Adoption of North Bayshore Precise Plan

After nearly three years of work, the Council adopted the North Bayshore Precise Plan revision, which establishes three neighborhoods adjacent to Shoreline Boulevard north of Highway 101 and allows up to 9,850 new housing units. In a marathon session on December 12th, the Council unanimously approved the plan after addressing a number of outstanding policy issues. The plan includes a 20% affordable housing goal, a “Local School District Strategy” to help secure funding or land for the possible development of new schools in the area, and a “local hire” policy to encourage the use of local workforce for the development of the plan area.

A key component of the plan is a program that allows developers to voluntarily provide community benefits in exchange for greater building height and density. All residential projects must comply with the citywide 15% affordable housing requirement. In addition, “Tier 1” projects must provide transportation improvements, funding or land for schools, or some other public amenity. Even larger “Tier 2” projects are required to provide 20% affordable housing and dedicate land for the development of a local school.

The Council also discussed the development process for the plan area. High-level “Master Plans,” which show the “proposed land uses; building locations; street improvements and circulation; and the overall phasing, timing, and improvement” of a given development site, will be required for each of the new neighborhoods. The Council may require Master Plans for other projects at its discretion. Generally, proposals that comply with an approved Master Plan will be allowed to proceed using a streamlined process. If a project is not in compliance with a Master Plan, Council approval will be required.

Addendum to 938 and 954 Villa Street (Weilheimer House Relocation)

On November 28, 2017, the Council voted 4-3 to allow the Weilheimer House to be relocated to 1012 West Dana Street, which is necessary to allow a redevelopment proposal on Villa Street to proceed. The proposal would replace two restaurants, Chez TJ and Tied House, with an office building and new ground-floor restaurant. However, on December 5th, one of the Councilmembers who had voted in favor of allowing the relocation of the Weilheimer House announced that he had reversed his position. This means that a majority of the Council does not support the relocation of the House. The developer may choose to alter the proposal, proceed with an up-or-down vote for the current proposal regardless of the Council’s position, or take some other action.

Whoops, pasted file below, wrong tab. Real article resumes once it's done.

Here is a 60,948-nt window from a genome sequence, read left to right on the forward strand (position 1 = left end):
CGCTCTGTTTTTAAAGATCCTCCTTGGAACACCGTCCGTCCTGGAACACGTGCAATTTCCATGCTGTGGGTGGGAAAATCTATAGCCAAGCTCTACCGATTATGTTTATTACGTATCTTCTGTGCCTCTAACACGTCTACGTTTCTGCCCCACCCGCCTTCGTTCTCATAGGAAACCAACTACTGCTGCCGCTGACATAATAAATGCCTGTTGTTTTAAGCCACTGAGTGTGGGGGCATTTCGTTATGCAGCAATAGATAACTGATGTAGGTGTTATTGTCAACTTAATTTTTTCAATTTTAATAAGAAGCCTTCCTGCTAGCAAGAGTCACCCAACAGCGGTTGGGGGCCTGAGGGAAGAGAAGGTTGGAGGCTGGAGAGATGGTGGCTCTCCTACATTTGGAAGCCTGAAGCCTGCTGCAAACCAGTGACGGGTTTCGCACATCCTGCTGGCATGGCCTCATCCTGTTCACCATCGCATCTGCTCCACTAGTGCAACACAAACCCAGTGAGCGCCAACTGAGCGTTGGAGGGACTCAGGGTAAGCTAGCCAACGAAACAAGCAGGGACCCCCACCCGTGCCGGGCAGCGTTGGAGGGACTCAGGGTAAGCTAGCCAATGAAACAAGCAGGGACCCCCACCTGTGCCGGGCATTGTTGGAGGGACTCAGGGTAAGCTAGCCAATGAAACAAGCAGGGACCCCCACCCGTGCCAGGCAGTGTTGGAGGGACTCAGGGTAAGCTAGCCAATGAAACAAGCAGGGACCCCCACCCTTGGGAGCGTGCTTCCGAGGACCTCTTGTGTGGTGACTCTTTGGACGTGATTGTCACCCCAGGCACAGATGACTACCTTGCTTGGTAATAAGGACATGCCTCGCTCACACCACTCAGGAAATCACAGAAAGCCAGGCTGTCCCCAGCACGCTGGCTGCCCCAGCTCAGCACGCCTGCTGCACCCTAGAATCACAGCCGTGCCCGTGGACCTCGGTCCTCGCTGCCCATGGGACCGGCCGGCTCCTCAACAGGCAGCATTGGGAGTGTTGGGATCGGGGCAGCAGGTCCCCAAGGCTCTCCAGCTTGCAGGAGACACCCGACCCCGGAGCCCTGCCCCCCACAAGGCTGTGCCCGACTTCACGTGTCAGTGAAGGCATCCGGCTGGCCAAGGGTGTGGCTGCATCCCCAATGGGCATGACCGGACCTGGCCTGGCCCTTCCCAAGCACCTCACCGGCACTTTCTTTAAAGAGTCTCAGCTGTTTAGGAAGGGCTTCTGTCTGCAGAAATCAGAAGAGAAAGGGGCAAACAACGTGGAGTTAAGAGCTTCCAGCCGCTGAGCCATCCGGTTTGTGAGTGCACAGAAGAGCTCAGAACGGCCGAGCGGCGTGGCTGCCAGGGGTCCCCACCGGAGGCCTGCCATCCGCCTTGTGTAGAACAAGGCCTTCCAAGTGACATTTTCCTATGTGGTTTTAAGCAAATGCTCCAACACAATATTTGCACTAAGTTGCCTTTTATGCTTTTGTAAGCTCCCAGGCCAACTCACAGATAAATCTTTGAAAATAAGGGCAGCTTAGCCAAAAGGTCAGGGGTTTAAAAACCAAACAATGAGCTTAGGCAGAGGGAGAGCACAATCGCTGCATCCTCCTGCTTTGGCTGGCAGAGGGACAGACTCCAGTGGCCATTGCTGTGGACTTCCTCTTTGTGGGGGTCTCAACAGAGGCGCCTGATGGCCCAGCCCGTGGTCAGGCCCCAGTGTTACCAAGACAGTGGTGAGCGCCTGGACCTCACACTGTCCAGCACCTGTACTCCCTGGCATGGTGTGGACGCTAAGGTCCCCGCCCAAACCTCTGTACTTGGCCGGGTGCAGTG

Potential Revenue Measures

The Council directed City staff on December 5th to prepare a workplan to pursue three revenue generating ballot measures, which would potentially be placed on the November 2018 ballot. The Council expressed interest in a cannabis tax, an increase in the transient occupancy tax (which would apply to hotels and potentially short-term rental services like Airbnb), and an increase and possible restructuring of the business license fee, which has not been updated since 1985. A Council subcommittee will be established to work on the details of each measure.

Temporary Moratorium Prohibiting Commercial Cannabis Activity

Also on December 5th, the Council approved a temporary moratorium prohibiting commercial cannabis activity. The “urgency ordinance will allow time for studies and community outreach for the development of a permitting and regulatory scheme for the City.” The moratorium went into effect immediately upon approval for 45 days, which options to extend for 1 or 2 years.

The Council also directed staff to prepare an ordinance allowing delivery of cannabis from business entities that have a license from the state and another city. Other cannabis activity will continue to be prohibited until the regulatory framework is fully developed, but the Council directed staff to prioritize the regulation (and legalization) of delivery of cannabis.

— Lucas Ramirez, Observer